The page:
Write a book. Start your own Internet business.
My friend Kevin Dietz has created a note-taking system: LotsOfJots.com. “Jots” are notes of any length. They live on “Pages.” There are “Topic Pages” and “Journal Pages.” It is a simple and wonderful way to keep track of anything at all.
The pre-release version is ready to be tried out. It’s bare-bones, in a sense, but already supports text notes and drawing notes, as well as attachments. Soon will come bit-map graphics, audio, and video.
Here’s an intro and an invitation code:
What Is LotsOfJots?
LotsOfJots is a cloud-based information organizing, note-taking, and journaling system created by Kevin Dietz.
Signing Up For LotsOfJots
LotsOfJots is currently in private beta. To register, visit:
Invitation Code: dietz-8465-jun2012
IMPORTANT: Please be sure to write down and remember your user id and password.
Who Uses LotsOfJots?
LotsOfJots is designed for organizing any kind of knowledge work. The types of users we have in mind are managers, engineers, small business owners, researchers, students, teachers, and consumers. You can use it as a diary / journaling system, a note-taking system, an online bookmarking system, a to-do list manager, a paperless, electronic filing cabinet for documents, a place for taking notes on any projects you are working on, a home and auto maintenance filing system, and a place to store and organize just about anything you need to remember related to your life, your work, or your family.
Basic Design Philosophy
The system stores information in two types of “pages” – topic pages and journal pages.
Topic pages are shown in the left-hand pane. By default, you have one topic page, the “Root” topic page. You can add topic pages as needed, and topic pages can be nested inside of other topic pages. They can also be cross-referenced, so the same topic page can be contained in any number of other topic pages (multi-parented).
The other type of page is the journal page. The system automatically creates a journal page for each date as you navigate to them. The idea is you always have a chronological record of what you were working on. Entries to topic pages are automatically cross-referenced into the journal. Switch back and forth between the current topic page and the current journal page using “Show Topic Page” and “Show Journal” in the menu at the top. Navigate forwards and backwards through your journal using “Previous” and “Next”.
Content is placed onto these pages in the form of posts, which we call “jots.” As a general guideline, jots should be kept short, about 1 paragraph or so per jot Generally it’s not a good idea to write many long paragraphs in a single jot. The more granular the better. Jots can then be rearranged by dragging and dropping them, as can topic pages.
Here is a video that briefly describes some of the differences between LotsOfJots and two other note taking systems.
For more information, contact Kevin Dietz at Kevin@timpanisoftware.com
Happens to the best of us, you know.
We’ve all been told to let the words flow loose and easy and free, but instead, we stiffen up like a British banker before his annual rectal exam.
It feels horrible too. Instead of enjoying writing like we’re supposed to, we end up gritting our teeth through the entire experience, knowing something just ain’t right but feeling so uncomfortable that we can’t help sounding like a robot.
The good news is that deliverance is at hand. Like any good friend, I hereby pronounce myself ready to pry said stick out of your posterior, curing you of robotitus once and for all.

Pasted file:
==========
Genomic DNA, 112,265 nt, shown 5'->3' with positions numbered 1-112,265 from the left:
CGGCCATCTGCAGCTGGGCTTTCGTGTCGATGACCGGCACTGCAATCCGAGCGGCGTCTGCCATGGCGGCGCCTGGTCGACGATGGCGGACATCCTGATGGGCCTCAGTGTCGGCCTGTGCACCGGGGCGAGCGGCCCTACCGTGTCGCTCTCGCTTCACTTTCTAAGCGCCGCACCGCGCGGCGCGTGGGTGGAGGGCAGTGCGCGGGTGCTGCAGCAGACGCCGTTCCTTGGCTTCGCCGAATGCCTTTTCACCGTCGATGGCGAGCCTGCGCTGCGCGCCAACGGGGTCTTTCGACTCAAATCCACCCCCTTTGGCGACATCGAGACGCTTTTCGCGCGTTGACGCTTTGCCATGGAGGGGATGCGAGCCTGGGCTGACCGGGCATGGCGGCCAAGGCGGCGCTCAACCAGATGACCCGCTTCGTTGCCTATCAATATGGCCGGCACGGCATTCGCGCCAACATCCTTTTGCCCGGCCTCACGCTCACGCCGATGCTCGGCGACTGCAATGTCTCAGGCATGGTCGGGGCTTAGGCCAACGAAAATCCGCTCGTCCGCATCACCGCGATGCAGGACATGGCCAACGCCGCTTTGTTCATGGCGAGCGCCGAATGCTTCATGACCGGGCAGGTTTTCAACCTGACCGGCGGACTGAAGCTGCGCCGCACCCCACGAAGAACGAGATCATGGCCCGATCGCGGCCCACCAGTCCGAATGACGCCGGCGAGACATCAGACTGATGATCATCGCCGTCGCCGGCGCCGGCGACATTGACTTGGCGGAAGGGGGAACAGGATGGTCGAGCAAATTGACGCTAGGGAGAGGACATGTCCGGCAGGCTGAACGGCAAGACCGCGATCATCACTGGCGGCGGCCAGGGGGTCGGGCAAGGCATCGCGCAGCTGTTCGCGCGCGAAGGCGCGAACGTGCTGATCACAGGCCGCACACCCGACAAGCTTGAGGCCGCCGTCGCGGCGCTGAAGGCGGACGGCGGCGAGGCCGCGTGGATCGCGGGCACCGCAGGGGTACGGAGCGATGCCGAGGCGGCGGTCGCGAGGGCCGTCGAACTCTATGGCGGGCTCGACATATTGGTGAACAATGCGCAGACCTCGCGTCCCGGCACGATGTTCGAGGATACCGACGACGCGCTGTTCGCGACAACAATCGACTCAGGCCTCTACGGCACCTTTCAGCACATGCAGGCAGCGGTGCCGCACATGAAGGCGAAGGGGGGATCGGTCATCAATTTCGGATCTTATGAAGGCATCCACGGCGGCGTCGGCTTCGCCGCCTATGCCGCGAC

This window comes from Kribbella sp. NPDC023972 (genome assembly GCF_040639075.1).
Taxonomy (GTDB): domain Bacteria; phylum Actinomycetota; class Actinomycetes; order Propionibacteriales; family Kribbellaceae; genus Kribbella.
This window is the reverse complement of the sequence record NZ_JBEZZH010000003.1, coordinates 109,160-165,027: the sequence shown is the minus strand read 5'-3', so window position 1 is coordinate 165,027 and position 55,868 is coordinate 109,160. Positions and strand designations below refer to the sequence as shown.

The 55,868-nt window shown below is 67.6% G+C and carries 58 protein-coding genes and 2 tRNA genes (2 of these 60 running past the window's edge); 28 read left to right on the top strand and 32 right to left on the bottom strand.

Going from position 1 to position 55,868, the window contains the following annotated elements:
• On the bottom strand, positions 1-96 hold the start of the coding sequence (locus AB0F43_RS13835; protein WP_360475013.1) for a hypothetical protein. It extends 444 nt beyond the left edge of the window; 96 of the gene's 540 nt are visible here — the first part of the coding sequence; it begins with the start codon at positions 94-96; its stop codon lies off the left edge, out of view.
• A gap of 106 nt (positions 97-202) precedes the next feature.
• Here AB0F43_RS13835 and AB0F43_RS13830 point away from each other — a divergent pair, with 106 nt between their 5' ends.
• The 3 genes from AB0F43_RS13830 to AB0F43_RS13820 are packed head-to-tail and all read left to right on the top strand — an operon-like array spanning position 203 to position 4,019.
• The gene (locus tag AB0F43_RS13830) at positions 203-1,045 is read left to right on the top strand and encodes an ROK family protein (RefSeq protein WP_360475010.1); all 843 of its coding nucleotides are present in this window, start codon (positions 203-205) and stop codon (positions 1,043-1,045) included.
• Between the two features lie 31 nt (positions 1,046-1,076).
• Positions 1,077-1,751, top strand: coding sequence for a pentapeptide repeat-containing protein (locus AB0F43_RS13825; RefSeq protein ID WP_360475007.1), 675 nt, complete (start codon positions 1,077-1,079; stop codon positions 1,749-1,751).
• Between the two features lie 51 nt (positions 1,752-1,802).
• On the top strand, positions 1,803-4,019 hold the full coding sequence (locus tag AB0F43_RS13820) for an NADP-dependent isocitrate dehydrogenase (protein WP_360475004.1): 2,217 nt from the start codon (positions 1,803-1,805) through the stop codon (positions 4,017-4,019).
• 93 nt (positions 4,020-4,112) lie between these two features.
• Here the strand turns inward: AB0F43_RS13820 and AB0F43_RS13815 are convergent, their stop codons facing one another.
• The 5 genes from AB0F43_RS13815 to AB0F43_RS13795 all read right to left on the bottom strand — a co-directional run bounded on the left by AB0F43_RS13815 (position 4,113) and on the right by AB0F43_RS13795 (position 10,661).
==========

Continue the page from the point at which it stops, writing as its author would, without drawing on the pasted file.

It’s Sunday, January 27, at 9 am, at my house.
You will learn how to write and publish your book.
Any questions? Click here now!
Hope to see you there!
As an author–or as an aspiring author–you already know that success in today’s democratized publishing world is all about marketing. You probably also know that the least expensive, highest-return marketing you can undertake is a blog.
My fellow book coach and friend Randy Peyser has been coping with fast-moving breast cancer–without health insurance. She is fighting hard. Friends have put together a benefit concert and silent auction for her on January 6 at the Corralitos Cultural Center, 127 Hames Road in Watsonville, www.corralitoscultural.org.
My favorite book marketer, John Kremer, has been creating infographics for books that capture their essence in interesting ways. The one he just created for my book can be seen here. If you want to see your book achieve the kind of success you always wanted, a conversation with John would be in order.
Guy Kawasaki and Shawn Welch have done a favor to the aspiring author by creating “APE – Author, Publisher, Entrepreneur.” In down-to-earth and entertaining language, they have created the most comprehensive guide to the world of publishing I have encountered. Of course, it helps that they agree with me that self-publishing represents a new and powerful opportunity for the aspiring author. After reading my book on how to write your non-fiction book, you should get Guy and Shawn’s volume and refer to it frequently as you explore your publishing options.
The longer I write, the greater my desire to improve my storytelling. My daughter Anne sent me this blog entry from a Pixar writer, full of gleanings from senior story people. It is marvelous and inspiring, even to a non-fiction writer like me.
Think about your writing, whether for book, blog, journal, or whatever. Apply these tips where they fit for you.
My grandson, Nathanael Miller, is a team leader on this project. You can see him in the foreground of the control room picture, and standing behind the device in the other one. (Am I a proud grandpa? Oh, yes!)
For more info click here.